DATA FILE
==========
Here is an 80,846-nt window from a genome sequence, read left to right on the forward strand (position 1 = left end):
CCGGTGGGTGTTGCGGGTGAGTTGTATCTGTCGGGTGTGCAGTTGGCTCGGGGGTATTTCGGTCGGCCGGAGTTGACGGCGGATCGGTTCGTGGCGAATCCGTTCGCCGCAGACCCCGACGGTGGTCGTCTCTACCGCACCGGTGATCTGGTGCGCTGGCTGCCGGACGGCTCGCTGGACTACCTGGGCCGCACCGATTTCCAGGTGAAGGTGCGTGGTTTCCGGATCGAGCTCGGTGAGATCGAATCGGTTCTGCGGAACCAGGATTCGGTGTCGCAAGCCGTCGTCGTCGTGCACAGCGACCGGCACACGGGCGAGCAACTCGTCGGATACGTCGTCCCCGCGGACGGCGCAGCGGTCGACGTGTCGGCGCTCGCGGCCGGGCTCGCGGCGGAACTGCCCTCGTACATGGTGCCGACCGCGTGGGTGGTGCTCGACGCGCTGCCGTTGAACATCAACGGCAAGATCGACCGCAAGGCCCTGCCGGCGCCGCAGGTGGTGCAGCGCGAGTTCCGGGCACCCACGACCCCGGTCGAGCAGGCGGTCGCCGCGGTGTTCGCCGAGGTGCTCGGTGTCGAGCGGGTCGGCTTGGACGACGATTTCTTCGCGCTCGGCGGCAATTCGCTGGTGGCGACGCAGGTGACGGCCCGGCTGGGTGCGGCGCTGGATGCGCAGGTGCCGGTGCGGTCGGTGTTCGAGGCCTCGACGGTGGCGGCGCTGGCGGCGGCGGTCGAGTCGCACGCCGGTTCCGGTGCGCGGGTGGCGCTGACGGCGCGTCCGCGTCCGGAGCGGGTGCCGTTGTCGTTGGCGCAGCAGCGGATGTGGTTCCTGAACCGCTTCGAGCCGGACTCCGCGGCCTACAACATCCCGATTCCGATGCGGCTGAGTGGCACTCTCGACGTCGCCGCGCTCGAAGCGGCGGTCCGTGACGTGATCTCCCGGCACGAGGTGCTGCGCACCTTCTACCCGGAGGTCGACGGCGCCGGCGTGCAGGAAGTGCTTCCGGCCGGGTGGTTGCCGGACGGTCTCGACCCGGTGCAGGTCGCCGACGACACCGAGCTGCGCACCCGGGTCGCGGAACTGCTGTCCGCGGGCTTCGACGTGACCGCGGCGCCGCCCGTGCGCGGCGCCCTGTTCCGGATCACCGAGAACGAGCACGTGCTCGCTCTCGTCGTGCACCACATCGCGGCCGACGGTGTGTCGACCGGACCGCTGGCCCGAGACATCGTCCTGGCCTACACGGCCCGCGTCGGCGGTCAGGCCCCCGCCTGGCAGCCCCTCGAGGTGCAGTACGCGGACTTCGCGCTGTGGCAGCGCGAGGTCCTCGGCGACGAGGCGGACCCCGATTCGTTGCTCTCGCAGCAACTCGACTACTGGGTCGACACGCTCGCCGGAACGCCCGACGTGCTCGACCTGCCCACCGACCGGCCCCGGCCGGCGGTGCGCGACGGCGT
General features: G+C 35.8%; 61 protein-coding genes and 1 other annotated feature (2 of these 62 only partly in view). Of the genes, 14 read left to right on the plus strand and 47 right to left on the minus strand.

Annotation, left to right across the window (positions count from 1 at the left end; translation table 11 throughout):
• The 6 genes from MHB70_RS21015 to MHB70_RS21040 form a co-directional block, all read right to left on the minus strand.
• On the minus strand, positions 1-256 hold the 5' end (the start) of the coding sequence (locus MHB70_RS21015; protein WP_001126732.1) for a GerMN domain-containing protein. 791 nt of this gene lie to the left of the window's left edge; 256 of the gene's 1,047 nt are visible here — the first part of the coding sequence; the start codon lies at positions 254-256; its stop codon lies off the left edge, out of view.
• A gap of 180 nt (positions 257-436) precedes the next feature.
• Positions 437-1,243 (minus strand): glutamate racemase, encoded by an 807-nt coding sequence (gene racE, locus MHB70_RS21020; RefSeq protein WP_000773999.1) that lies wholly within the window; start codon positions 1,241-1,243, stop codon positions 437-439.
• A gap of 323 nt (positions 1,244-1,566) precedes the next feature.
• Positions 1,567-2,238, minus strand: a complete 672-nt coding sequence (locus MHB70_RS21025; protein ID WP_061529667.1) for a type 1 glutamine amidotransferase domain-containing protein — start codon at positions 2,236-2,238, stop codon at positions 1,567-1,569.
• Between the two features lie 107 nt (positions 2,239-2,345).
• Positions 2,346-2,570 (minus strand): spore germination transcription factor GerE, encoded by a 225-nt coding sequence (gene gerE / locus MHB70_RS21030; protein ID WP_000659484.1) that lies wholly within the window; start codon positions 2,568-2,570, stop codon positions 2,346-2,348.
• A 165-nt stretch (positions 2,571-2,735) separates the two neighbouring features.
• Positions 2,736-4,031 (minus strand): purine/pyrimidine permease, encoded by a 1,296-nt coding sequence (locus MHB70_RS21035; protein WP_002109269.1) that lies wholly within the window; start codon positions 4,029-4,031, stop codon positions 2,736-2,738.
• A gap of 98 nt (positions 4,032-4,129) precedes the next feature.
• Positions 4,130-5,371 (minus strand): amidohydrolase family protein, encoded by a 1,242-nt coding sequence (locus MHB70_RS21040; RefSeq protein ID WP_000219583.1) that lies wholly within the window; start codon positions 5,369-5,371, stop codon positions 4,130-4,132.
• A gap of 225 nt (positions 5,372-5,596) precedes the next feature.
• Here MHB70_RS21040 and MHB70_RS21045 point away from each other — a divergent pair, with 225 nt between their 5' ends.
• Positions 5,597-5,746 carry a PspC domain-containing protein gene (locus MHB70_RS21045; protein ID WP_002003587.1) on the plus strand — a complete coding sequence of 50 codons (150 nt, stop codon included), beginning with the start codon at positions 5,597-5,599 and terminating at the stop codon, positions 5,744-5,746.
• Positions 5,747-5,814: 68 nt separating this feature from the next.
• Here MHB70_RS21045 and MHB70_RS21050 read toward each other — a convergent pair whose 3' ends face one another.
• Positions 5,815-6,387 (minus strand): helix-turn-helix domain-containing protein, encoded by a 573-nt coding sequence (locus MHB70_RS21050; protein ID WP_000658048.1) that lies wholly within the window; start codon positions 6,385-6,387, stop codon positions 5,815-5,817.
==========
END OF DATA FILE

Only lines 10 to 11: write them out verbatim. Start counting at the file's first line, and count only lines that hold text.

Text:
• Positions 1,567-2,238, minus strand: a complete 672-nt coding sequence (locus MHB70_RS21025; protein ID WP_061529667.1) for a type 1 glutamine amidotransferase domain-containing protein — start codon at positions 2,236-2,238, stop codon at positions 1,567-1,569.
• Between the two features lie 107 nt (positions 2,239-2,345).